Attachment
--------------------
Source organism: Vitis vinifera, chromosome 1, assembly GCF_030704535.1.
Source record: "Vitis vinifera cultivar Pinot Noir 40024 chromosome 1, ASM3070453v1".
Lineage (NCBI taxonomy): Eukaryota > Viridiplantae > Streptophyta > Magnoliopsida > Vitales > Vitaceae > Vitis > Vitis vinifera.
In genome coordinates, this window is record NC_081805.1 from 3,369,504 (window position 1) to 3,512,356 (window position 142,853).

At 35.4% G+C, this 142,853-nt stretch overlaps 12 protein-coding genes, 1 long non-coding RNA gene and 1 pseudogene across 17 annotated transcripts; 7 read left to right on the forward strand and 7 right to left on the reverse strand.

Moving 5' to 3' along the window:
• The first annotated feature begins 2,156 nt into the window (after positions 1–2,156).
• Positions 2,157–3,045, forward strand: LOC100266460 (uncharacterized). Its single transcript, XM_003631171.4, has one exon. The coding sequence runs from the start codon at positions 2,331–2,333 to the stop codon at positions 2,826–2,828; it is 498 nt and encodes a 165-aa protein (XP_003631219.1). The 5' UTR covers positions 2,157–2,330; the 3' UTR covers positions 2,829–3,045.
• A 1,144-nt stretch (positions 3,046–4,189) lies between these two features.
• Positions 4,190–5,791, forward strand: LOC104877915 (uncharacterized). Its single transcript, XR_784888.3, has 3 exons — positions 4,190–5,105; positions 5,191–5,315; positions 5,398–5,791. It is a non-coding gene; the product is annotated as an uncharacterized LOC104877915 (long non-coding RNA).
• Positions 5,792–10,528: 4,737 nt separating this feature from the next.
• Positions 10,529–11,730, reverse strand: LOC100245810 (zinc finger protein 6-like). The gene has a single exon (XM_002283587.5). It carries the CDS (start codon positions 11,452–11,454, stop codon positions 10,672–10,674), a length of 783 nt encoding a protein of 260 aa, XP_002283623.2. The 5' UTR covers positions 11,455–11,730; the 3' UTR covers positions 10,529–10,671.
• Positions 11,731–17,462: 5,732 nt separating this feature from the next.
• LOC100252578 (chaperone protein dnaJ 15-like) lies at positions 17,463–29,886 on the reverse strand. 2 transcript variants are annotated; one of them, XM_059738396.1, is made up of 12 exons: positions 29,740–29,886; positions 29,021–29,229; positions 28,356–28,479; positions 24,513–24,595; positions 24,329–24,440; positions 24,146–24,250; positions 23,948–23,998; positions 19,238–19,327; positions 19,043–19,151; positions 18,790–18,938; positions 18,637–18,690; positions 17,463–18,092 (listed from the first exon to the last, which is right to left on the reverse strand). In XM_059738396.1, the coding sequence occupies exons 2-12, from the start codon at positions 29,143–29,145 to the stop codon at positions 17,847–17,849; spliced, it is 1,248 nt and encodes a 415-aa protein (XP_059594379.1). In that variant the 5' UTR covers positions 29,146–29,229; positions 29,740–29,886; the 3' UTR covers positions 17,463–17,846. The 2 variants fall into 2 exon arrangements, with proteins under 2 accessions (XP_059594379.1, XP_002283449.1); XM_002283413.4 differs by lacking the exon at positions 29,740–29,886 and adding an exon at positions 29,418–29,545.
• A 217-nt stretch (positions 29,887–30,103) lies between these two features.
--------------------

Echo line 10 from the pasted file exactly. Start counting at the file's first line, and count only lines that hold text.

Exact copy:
• Positions 4,190–5,791, forward strand: LOC104877915 (uncharacterized). Its single transcript, XR_784888.3, has 3 exons — positions 4,190–5,105; positions 5,191–5,315; positions 5,398–5,791. It is a non-coding gene; the product is annotated as an uncharacterized LOC104877915 (long non-coding RNA).